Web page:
Bret McCabe

Bret McCabe

Contributing Editor, Writer

Bret McCabe first moved to Baltimore in 1988 to study biomedical engineering at the Johns Hopkins University. He left six (ahem) years later with a degree in anthropology. The college loan tally for his undergraduate career made the prospect of borrowing more money for grad school terrifying, so he decided to embark upon a highly lucrative and prestigious career as a writer. That's right: he worked as a temporary freelance medical transcriptionist and medical science research grant writer. Extremely patient editors let him start writing for an alternative weekly in Dallas in 1996. Since he has stumbled upward—or at least sideways—writing about music, film, and performing and visual arts for a variety of different web sites, journals, and print publications, some of which are still in operation today. In 2001 he returned to Baltimore to write for the Baltimore City Paper, and in 2011 he joined Johns Hopkins Magazine. He is still paying off his college loans.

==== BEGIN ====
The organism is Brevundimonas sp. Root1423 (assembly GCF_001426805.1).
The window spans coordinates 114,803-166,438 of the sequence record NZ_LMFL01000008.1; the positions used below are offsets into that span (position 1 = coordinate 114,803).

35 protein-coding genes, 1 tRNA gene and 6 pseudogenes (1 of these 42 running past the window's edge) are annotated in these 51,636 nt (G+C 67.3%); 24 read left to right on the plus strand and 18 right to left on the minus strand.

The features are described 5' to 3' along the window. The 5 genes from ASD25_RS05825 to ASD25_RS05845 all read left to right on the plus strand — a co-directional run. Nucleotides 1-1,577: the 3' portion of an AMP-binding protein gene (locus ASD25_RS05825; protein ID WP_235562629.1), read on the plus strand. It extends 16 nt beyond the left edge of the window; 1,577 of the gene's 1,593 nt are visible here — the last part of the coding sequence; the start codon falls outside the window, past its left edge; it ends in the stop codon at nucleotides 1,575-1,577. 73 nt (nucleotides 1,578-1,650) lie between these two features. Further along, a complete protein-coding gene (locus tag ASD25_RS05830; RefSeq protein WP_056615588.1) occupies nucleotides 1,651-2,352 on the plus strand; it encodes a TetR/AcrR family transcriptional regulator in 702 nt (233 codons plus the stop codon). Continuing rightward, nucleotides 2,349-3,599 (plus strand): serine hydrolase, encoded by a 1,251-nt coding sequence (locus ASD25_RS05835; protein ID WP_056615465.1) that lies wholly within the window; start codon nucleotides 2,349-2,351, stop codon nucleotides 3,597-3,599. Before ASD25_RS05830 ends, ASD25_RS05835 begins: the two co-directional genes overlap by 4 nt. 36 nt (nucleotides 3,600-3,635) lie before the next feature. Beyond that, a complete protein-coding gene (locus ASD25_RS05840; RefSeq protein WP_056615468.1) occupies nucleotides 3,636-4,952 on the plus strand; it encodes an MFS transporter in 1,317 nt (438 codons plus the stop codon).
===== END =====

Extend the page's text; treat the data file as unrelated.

Stories by Bret McCabe
Five-artist show at Mono Practice invites reconsiderations of abstraction 

The intimate group show, Order and Uncertainty: Five Abstract Painters, features painters who share what curator Timothy App calls a classical impulse to bring order to abstraction: Power Boothe, the late Julie Karabenick; Patsy Krebs, WC Richardson, and Linling Lu.

An artist forcing us to ask not only “What is this?” but the much more unnervingly delicious, “When is this?”

Sohn uses commercial ceramics techniques overwhelmingly used to create uniform multiple objects, and experiments with the process at various stages to create unique objects that can’t be mass reproduced

The range of works in Copeland’s collection highlights her discerning interests and tastes

Copeland's collection is a reflection of the depth and width of her 30-year career in museums: contemporary art, functional works traditionally sidelined as craft, and objects of historical importance for what they remind us about where we come from.

How Baltimore’s storied experimental and improvisational music festival is solving problems in interesting ways

High Zero shows aren't just musically intense, they're also quite frequently outlandishly entertaining.